Here, Burkett contends that the “record discloses no basis or justification for a patdown search articulated by the officer.” Burkett's Brief, p. 11. However, our review of the record reveals that Moore stopped Burkett because he was driving 78 miles per hour in a 55 miles per hour zone. Moore smelled alcohol and performed some field sobriety tests on Burkett. When Burkett failed one of the tests, Moore administered a portable breath test which showed that Burkett had a BAC of .08. Moore escorted Burkett to Moore's police car to transport him to the county jail for a certified breath test. Before placing Burkett in the police car, Moore conducted a patdown search of Burkett for officer safety. Because at this point Moore would be alone in his vehicle with Burkett as he transported him to the county jail, a reasonably prudent man in the same circumstances would be warranted to pat down Burkett for his own safety. We find the circumstances in this case to be similar to those of the Drake case wherein we found that the search therein was lawful because it was conducted pursuant to a search for weapons. See Drake, at 577. Burkett's contention is therefore without merit.
Further, in Minnesota v. Dickerson, 508 U.S. 366, 113 S.Ct. 2130, 124 L.Ed.2d 334 (1993), the United States Supreme Court determined that police officers may seize contraband detected through the officer's sense of touch during the type of protective patdown search contemplated by Terry. Dickerson, 508 U.S. at 375-76, 113 S.Ct. at 2137, 124 L.Ed.2d at 346. Specifically, the Court reasoned as follows:
If a police officer lawfully pats down a suspect's clothing and feels an object whose contour or mass makes its identity immediately apparent, there has been no invasion of the suspect's privacy beyond that already authorized by the officer's search for weapons; if the object is contraband, its warrantless seizure would be justified by the same practical considerations that inhere in the plain view context.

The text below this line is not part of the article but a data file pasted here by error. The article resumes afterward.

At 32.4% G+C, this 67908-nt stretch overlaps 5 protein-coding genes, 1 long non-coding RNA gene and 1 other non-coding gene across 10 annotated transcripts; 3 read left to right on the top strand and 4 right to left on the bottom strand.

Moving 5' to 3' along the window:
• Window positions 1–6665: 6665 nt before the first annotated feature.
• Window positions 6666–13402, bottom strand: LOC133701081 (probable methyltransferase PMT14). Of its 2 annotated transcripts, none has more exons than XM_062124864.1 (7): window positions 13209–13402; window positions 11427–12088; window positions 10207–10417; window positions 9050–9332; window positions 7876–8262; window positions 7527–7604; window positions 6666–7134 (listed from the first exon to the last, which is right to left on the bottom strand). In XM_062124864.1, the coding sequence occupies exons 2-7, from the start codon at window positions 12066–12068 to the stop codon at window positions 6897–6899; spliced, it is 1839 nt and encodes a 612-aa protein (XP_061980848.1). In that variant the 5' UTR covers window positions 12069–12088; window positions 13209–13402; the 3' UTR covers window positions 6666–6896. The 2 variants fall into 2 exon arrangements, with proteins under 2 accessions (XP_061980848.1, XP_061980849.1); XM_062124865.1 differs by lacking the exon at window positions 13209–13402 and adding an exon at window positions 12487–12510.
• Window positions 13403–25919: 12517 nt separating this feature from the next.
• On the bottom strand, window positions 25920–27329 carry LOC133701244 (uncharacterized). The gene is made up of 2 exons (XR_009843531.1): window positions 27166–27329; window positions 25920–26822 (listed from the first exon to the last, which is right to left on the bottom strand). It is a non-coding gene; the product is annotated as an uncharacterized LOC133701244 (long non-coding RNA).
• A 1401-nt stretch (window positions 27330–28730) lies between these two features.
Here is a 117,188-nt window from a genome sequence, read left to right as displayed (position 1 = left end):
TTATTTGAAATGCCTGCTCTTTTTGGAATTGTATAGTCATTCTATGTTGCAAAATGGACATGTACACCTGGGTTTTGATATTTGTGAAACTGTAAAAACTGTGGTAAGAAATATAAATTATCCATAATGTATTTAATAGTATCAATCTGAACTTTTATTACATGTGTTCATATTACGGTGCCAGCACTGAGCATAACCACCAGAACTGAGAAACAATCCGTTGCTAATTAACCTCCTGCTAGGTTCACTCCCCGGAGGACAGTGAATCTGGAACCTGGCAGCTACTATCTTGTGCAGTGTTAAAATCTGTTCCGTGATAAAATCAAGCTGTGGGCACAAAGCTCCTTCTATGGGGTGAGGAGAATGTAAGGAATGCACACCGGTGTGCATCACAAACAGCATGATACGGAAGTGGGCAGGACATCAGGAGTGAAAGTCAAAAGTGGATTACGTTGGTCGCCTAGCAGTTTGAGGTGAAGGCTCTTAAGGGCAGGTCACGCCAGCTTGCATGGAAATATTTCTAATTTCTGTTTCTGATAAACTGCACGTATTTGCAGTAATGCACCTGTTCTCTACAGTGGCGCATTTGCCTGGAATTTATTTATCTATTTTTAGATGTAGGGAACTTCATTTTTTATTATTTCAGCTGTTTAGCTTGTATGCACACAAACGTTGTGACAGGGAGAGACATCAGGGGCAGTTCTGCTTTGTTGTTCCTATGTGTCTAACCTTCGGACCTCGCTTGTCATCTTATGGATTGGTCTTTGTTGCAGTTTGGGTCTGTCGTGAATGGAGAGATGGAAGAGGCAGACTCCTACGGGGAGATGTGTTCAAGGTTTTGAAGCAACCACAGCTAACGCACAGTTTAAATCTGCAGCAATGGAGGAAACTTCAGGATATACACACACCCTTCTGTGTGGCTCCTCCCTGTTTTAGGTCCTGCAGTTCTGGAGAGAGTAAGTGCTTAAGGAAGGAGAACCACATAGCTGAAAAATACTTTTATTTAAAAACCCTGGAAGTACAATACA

Id. (footnote omitted).
This court has stated that to allow the admission of contraband seized without a warrant under the “plain feel” doctrine, two issues are dispositive-1) whether the contraband was detected during an initial search for weapons rather than during a further search, and 2) whether the identity of the item was immediately apparent to the officer. D.D. v. State, 668 N.E.2d 1250, 1252 (Ind.Ct.App.1996). Here, during an initial patdown search conducted for his safety, Moore testified that he immediately recognized a “one-hitter”-a pipe used to smoke marijuana. (R. 45). Moore was subject to examination by both parties. He articulated to the trial court that he identified the object as being a “one-hitter”-a pipe used to smoke marijuana based upon his training and experience.
Nevertheless, Burkett contends that a pipe is not contraband. However, the pipe which Moore recognized was a “one-hitter”-a pipe used to smoke marijuana. (R. 45). Ind.Code 35-48-4-8.3 criminalizes the possession of drug paraphernalia. Therefore, drug paraphernalia, such as a “one-hitter” which Moore thought he recognized in Burkett's pocket, would be contraband, and Burkett's argument must fail.
Based on the foregoing, the trial court did not err in denying Burkett's motion to suppress.
II. Admission of Evidence
Burkett further claims that the trial court erred in admitting the results of the field test which showed that the substance in the plastic bag was marijuana. According to Burkett, the results were inadmissible because the State failed to provide a sufficient foundation for both Moore's qualifications and the reliability of the field test as required by Ind.Evidence Rule 702. We disagree.